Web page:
by Brian Freedman, ICCI intern
In a mixed Jerusalem neighborhood a fortnight ago, frenzied Jewish and Arab teens chased and screamed at one another for an hour—all whilst flashing big smiles and cracking jokes.
The pandemonium arose from a spirited soccer match among the recently-graduated participants of Face to Face / Faith to Faith (F2F), a leadership and dialogue program that includes a 2-week summer peace camp in New York, which ICCI sponsors in cooperation with the Auburn Theological Seminary. Before and after the summer camp, the Jewish and Palestinian teens engaged in bi-monthly dialogue sessions that focused on breaking down stereotypes; they also performed community service and worked on developing their leadership skills.
The teens, accompanied by friends, arrived at the Musrara Community Center on the evening of Thursday, December 15th, for the penultimate event of the year-long dialogue program. Before the group facilitators drew the participants into more serious discussions, they gave the boys a soccer ball and the girls green space in which to skip, jump and dance. Linda, a Palestinian girl from the town of Shuafat in East Jerusalem, tried to mimic a improvised dance move that one of the ICCI facilitators was demonstrating to the girls. She discovered ICCI and the F2F program through a Palestinian friend of hers. Although her friends and society sometimes criticize her for meeting with Jews, she believes that dialogue groups are a vital medium through which to build trust between her Jewish neighbors. Her family supports her efforts, and her sister was a camper at the Seeds of Peace camp in Maine.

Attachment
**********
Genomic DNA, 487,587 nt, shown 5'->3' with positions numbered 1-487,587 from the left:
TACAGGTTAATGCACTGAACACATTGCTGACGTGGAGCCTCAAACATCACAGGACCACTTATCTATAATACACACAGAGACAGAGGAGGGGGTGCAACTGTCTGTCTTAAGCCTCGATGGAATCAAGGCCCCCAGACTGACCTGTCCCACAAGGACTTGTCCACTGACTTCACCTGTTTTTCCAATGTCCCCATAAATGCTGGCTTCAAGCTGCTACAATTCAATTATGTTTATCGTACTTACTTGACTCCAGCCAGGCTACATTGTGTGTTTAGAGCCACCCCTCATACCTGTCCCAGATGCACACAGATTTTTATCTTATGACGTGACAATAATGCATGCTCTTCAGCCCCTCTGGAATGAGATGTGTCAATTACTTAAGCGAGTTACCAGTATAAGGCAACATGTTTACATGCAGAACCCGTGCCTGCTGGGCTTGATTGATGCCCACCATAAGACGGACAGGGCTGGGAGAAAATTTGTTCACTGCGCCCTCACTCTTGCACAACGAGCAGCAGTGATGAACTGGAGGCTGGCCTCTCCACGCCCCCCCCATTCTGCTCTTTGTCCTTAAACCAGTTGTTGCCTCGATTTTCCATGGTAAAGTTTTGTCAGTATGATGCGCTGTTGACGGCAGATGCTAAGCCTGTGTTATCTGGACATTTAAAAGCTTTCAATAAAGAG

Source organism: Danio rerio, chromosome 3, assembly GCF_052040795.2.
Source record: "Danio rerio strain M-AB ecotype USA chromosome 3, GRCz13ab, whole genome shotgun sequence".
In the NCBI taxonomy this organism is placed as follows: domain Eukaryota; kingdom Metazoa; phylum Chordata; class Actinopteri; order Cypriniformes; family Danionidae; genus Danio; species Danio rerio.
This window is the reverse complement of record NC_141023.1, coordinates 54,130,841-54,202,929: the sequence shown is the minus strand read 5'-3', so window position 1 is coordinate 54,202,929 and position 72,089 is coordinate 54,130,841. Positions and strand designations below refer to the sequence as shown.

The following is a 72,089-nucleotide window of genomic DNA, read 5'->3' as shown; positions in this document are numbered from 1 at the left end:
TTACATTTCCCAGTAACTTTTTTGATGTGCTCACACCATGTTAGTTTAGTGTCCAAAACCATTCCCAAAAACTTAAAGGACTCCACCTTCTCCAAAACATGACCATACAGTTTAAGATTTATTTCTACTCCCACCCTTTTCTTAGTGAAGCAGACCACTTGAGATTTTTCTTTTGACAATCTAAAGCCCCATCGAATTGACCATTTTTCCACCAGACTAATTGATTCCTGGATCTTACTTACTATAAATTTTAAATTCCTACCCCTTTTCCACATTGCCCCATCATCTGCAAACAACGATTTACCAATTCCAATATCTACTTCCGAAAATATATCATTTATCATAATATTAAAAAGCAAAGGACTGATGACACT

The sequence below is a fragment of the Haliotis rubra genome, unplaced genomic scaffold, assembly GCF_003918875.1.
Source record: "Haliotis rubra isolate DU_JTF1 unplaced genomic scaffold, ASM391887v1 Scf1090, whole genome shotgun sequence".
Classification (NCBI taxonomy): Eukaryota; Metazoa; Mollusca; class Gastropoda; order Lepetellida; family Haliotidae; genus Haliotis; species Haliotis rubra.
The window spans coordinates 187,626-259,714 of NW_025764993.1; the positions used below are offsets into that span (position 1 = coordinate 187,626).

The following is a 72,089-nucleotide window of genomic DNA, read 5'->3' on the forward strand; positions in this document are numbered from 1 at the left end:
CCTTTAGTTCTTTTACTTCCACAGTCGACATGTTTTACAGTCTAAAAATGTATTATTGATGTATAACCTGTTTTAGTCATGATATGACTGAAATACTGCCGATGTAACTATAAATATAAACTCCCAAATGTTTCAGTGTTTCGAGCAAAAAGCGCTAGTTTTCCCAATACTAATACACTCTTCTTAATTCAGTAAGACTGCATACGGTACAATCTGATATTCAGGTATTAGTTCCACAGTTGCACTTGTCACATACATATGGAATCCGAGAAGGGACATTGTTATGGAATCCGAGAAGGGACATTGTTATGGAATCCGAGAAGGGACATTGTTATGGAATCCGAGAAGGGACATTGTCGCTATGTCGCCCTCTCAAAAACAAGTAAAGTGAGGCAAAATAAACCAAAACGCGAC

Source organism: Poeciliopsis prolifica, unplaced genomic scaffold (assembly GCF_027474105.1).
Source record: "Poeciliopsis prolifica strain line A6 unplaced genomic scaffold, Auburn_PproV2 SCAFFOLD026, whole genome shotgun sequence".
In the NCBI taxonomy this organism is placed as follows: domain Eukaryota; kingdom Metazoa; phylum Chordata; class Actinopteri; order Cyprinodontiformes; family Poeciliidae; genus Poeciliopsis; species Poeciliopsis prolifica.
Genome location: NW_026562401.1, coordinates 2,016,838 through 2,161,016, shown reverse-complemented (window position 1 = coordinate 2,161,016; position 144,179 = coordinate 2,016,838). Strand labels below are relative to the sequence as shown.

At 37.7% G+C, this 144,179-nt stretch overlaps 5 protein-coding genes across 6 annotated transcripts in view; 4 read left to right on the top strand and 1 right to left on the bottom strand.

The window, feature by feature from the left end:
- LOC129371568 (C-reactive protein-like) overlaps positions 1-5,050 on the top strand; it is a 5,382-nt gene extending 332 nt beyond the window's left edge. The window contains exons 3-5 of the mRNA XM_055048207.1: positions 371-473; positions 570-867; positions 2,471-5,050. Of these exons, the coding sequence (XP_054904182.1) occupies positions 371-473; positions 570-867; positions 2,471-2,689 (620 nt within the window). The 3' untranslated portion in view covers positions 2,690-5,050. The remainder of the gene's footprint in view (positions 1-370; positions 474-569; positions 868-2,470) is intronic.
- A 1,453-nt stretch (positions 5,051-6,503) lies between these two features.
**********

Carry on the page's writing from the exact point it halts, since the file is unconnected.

Hadar, a Jewish girl who participated in the program in 2011 with Linda, also tried with varying success to follow the comical dance moves. She learned about ICCI and the summer peace camp through high school friends. After an ICCI staff person gave a presentation at her school, she decided to enroll in the program. She brought to the event a friend of hers from school, as all the participants were asked to bring friends to introduce them to the peace work in which they have been involved this past year.
At the close of the event, the participants discussed their feelings and thoughts about playing games with the “other side”, a rare and unusual occurrence in Israel. One participant said it was not strange to play soccer with the other side, adding that Jews have more in common with Palestinians than they might imagine. A Jewish student said that he relishes the opportunity to learn about Palestinian culture and religion.